Cutting the Bonds

Dennis E. Quillen

I DON’T WANT BONDS in my portfolio—or, at least, not to the degree traditionally recommended in financial planning guidelines.

For years, I had accepted the premise that bonds should be included in a serious investor’s portfolio. Not that I necessarily followed that dictum. But I accepted the idea that young people should have a low percentage in bonds, and increasingly greater percentages through middle age and retirement.

I kept thinking that someday I’d come around to more bonds, but not now. The years went by. I took early retirement at age 62 and had zero dollars in bonds. Still relatively young, I felt. I’ll definitely think about those bonds down the road. Four years later, after my divorce was finalized, I purchased a blended stock-bond fund. That raised my bond allocation from zero to 1.7%.

Ten years later, my bond allocation reached a lifetime high of 8.7%. About that time, I noted that my blended fund, with both higher fees and lower annual returns, was a drag on my portfolio. I moved two-thirds of the fund into more productive pure stock funds. I accepted the idea of diversification, but chose diversity in large, mid and small cap funds, in both growth and value funds, and in total market funds.

“Later” finally came in 2017, after being reminded for the umpteenth time that I was low on bonds. I moved some money from my cash position into a total bond market index fund. My bond holding quickly moved from 5.3% to 8.6% by early 2018. Now, I’m getting with program, I thought.

Well, this euphoria didn’t last long. I did some serious thinking about my risk tolerance and my annual income, and began to question why I had made the long-postponed move to bonds in the first place. I’ve now reverted to a lower bond component. Bonds are down to 8.2%, with full confidence I’ll get to my new bond target in the sub-5% range.

By no means am I advocating that all, or even most, retirees follow my example. But some readers may feel like “cheating” a bit on their bond allocation.  To “gamble” on a low or zero bond component, you should probably possess most of the following qualities:

  1. High risk tolerance. It’s basically a “self-insurance” mentality—a willingness to suffer temporary losses yourself, rather than relying on the buffer provided by bonds. You should be comfortable with market corrections of 20% and perhaps much more. If you’ve been rattled by the stock market volatility of recent weeks, a stock-heavy portfolio probably isn’t for you.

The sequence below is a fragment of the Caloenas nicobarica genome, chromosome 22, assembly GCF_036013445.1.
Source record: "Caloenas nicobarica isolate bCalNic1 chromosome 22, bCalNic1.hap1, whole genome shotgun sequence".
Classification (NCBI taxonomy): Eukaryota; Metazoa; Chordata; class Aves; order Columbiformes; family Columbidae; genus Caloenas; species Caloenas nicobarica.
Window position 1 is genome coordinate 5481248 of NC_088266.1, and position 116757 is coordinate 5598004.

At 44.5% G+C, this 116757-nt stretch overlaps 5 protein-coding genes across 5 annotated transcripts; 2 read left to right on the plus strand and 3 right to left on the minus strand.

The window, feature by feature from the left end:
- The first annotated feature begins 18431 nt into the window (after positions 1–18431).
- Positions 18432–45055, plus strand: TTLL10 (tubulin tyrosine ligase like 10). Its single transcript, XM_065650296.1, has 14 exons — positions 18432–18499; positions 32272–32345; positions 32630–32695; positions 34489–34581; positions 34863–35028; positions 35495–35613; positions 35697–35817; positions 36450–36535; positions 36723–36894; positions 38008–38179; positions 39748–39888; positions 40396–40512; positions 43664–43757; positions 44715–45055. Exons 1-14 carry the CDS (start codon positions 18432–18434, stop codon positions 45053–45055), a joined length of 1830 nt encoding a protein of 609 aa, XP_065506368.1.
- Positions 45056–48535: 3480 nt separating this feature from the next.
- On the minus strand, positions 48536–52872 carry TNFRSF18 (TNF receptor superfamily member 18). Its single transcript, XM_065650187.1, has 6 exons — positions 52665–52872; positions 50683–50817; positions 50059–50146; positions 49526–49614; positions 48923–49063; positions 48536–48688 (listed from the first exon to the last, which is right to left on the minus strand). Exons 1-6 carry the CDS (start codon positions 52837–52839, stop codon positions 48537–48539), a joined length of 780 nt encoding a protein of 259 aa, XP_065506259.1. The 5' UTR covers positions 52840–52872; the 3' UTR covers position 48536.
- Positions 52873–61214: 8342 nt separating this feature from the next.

2. Large holdings of bond-like instruments, such as a pension, Social Security and cash reserves, including money market funds, savings accounts and interest-bearing checking accounts.
  3. Little need to dip into investments. That means your annual living expenses, including reserves for car costs and home maintenance, should be substantially covered by income from working, Social Security, pensions, income annuities and investment income.
  4. No problem leaving an estate that’s temporarily depressed. Beneficiaries, as well, should be comfortable waiting for a market rebound.
  5. Conviction that stocks substantially outperform bonds over the long run, recognition that they’re generally taxed at lower rates than bonds—and a firm belief that the cushioning benefit offered by bonds is greatly exaggerated.

Dennis E. Quillen is a retired economic geographer and university professor. In addition to blackjack, he loves long-term investing. His previous articles were Bouncing BackStarting Over and Getting Comped.

Do you enjoy HumbleDollar? Please support our work with a donation. Want to receive daily email alerts about new articles? Click here. How about getting our twice-weekly newsletter? Sign up now.

Browse Articles

Notify of
Oldest Most Voted
Inline Feedbacks
View all comments

Free Newsletter